The three types of stakeholder communication


Series on Effective Stakeholder Engagement

By Lynda Bourne, PhD

Melbourne, Australia

Stakeholders are a very wide and diverse group, some supportive and useful, others negative and obstructive and all with different needs and aspirations. Depending on the type of project, between 50% and 90% of the risks in the risk register are associated with stakeholders. People are a major source of uncertainty, both opportunities and threats (and sometimes both), and consequently need managing. But unfortunately, it is impossible to ‘manage’ most of the stakeholders that matter, the only tool available is communication, focused on engaging effectively with the various members of your stakeholder community.

Effective stakeholder engagement = effective stakeholder communication.   But what does effective mean? There is probably not a lot of point in communicating if you do not want an ‘effect’; but there is never sufficient time and resources available to focus an intense communication effort on every stakeholder.

The whole point of the ESEI approach to stakeholder engagement is to analyse the overall stakeholder community and then determine who is important at this point in time. After using the techniques discussed in the earlier articled in this series, you will know who’s important, but you cannot ignore all of the other stakeholders (if you do you are creating problems for the future). A strategic approach to communication is the key, deploying the three general classes of communication; reporting, project relations and directed communication at the right times, to influence the right stakeholders in the best way to assist in achieving a successful outcome.

Directed communication

Directed communication is hard work and needs to be focused on the important stakeholders (both positive and negative) with whom you need to cause a specific effect. This includes providing direction to your team members and suppliers and influencing the attitude or expectations of other key stakeholders.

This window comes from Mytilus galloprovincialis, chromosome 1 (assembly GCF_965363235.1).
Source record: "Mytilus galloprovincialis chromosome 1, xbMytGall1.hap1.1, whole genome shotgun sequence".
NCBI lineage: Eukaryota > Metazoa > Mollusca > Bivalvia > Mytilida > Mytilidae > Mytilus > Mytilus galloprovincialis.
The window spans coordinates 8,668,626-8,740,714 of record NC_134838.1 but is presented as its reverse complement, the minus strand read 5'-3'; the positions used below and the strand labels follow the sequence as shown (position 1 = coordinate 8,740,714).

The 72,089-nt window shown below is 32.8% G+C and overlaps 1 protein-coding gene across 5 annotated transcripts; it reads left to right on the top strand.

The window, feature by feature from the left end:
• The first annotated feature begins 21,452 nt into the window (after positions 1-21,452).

Directed communication needs to be planned, which means you need to know precisely what effect you are seeking and then work out how to achieve the effect. This usually means you want the stakeholder to start to do something, do something differently or stop doing something. Some of the tactics that can be used to make your communication effective include:


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Editor’s note: This series of articles on effective project stakeholder engagement is by Lynda Bourne, PhD, Managing Director of Stakeholder Pty Ltd (Australia) and author of the books Stakeholder Relationship Management and Advising Upwards, both published by Gower (UK). Dr. Bourne is one of the world’s leading authorities on program/project stakeholder relations. See her author profile below.



About the Author


pmwj36-Jul2015-Bourne-PHOTODr. Lynda Bourne

Melbourne, Australia




Dr. Lynda Bourne is Managing Director of Stakeholder Management Pty Ltd – an Australian based company with partners in South America and Europe. Through this global network she works with organisations to manage change through managing the relationships essential for successful delivery of organisational outcomes.   Lynda was the first graduate of the RMIT University, Doctor of Project Management course, where her research was focused on tools and techniques for more effective stakeholder engagement. She has been recognized in the field of project management through her work on development of project and program management standards. She was also included in PMI’s list of 50 most influential women in PM.

She is a Fellow of the Australian Institute of Management (AIM) and a Fellow of the Australian Computer Society (ACS). She is a recognized international speaker and seminar leader on the topic of stakeholder management, the Stakeholder Circle® visualization tool, and building credibility and reputation for more effective communication.   She has extensive experience as a Senior Project Manager and Project Director specializing in delivery of information technology and other business-related projects within the telecommunications sector, working as a Senior IT Project Management Consultant with various telecommunications companies in Australia and South East Asia (primarily in Malaysia) including senior roles with Optus and Telstra.

Dr Bourne’s publications include: Stakeholder Relationship Management, now in 2nd edition, published in 2009, Advising Upwards published in 2011, and Making Projects Work, published in 2015. She has also contributed to books on stakeholder engagement, and has published papers in many academic and professional journals and is blogger for PMI’s Voices on Project Management.

Dr. Bourne can be contacted at [email protected].

To see more works by Lynda Bourne, visit her author showcase in the PM World Library at http://pmworldlibrary.net/authors/dr-lynda-bourne/